By N B Davies; J R Krebs; Stuart A West
Typical choice, ecology and behavior -- trying out hypotheses in behavioural ecology -- monetary judgements and the person -- Predators as opposed to prey: evolutionary hands races -- Competing for assets -- dwelling in teams -- Sexual choice, sperm pageant and sexual clash -- Parental care and family members conflicts -- Mating platforms -- intercourse allocation -- Social behaviours: altruism to spite -- Cooperation -- Altruism and clash within the social bugs -- verbal exchange and signs -- end
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Extra resources for An introduction to behavioural ecology
Are all monogamous, eat fruit and hold territories. Consequently, every time you add a new species of gibbon to a comparative study, you increase the extent to which these traits are correlated across species. g. gibbons are fruit eating specialists, but it is something else that they all do that favours monogamy). Phylogenies To solve the problem of species non-independence, it is necessary to take phylogenies into account. A phylogeny is a tree which shows the evolutionary relationships among species (Fig.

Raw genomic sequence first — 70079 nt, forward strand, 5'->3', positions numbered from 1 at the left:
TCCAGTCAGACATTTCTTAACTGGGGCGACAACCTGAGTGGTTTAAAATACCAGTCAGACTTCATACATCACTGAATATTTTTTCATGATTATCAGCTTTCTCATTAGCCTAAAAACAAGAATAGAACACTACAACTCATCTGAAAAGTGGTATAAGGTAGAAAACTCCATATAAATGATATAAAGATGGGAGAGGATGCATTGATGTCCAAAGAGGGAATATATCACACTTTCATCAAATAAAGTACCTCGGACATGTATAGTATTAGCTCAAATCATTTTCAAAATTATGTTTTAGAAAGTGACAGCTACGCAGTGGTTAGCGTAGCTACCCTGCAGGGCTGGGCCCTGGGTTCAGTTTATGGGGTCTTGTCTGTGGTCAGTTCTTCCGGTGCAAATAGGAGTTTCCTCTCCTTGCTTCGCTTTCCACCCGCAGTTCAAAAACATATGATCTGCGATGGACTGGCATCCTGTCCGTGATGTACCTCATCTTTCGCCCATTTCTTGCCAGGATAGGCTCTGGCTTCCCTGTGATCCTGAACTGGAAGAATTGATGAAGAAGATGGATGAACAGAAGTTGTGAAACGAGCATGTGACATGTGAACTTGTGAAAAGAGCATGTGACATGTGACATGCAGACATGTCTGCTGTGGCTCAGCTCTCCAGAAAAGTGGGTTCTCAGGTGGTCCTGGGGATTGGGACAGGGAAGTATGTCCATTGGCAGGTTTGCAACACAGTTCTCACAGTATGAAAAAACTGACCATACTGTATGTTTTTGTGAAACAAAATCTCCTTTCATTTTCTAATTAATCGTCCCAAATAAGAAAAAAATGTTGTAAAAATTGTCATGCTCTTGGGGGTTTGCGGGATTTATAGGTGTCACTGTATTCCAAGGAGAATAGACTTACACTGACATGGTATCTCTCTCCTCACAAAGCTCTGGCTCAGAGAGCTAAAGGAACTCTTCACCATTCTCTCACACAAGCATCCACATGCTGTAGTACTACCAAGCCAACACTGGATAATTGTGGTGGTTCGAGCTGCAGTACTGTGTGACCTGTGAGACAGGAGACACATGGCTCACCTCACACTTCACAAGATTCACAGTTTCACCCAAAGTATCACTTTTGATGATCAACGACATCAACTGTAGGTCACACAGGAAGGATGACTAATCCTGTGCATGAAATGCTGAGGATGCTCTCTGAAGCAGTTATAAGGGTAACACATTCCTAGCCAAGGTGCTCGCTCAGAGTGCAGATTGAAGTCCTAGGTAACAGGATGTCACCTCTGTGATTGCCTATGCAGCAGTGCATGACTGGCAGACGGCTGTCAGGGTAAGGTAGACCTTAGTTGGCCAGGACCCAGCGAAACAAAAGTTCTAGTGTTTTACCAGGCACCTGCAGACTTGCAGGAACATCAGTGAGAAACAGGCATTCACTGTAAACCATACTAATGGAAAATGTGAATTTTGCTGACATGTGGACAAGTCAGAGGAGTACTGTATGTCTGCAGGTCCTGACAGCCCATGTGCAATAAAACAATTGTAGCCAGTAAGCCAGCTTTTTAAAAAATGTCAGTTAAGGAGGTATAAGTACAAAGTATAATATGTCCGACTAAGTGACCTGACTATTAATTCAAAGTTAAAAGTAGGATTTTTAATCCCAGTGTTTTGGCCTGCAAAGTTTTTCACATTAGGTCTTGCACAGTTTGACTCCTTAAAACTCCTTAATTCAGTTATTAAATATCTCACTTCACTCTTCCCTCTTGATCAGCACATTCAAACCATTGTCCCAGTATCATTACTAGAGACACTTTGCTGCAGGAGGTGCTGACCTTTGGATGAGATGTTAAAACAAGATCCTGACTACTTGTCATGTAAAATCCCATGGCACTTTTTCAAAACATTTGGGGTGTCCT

In a declining population, future offspring are worth more and slopes will be less than −1. The point of intersection of the curves relating the trade-off between current and future reproductive success, with the fitness isocline furthest from the origin, gives the optimal reproductive tactic (indicated by a solid dot). e. iteroparity, or repeated breeding). When the curve is concave (b), it is best to allocate all resources to current reproduction, even at the expense of own survival (semelparity, or ‘big bang’ suicidal reproduction).
Indd 34 Larger animals need to eat more food and so, in general, we would expect them to have larger home ranges. Therefore, if we want to examine the influence of an ecological variable, such as diet, on home range size, we have to control for body weight as a confounding variable. When home range size is plotted against the total weight of the group that inhabits it, as expected the larger the group weight the larger the home range (Fig. 5). The influence of diet on home range size can be seen when the specialist feeders (insectivores, frugivores) are separated from the leaf eaters (folivores); the specialist feeders have larger home ranges for a given group weight.
An introduction to behavioural ecology by N B Davies; J R Krebs; Stuart A West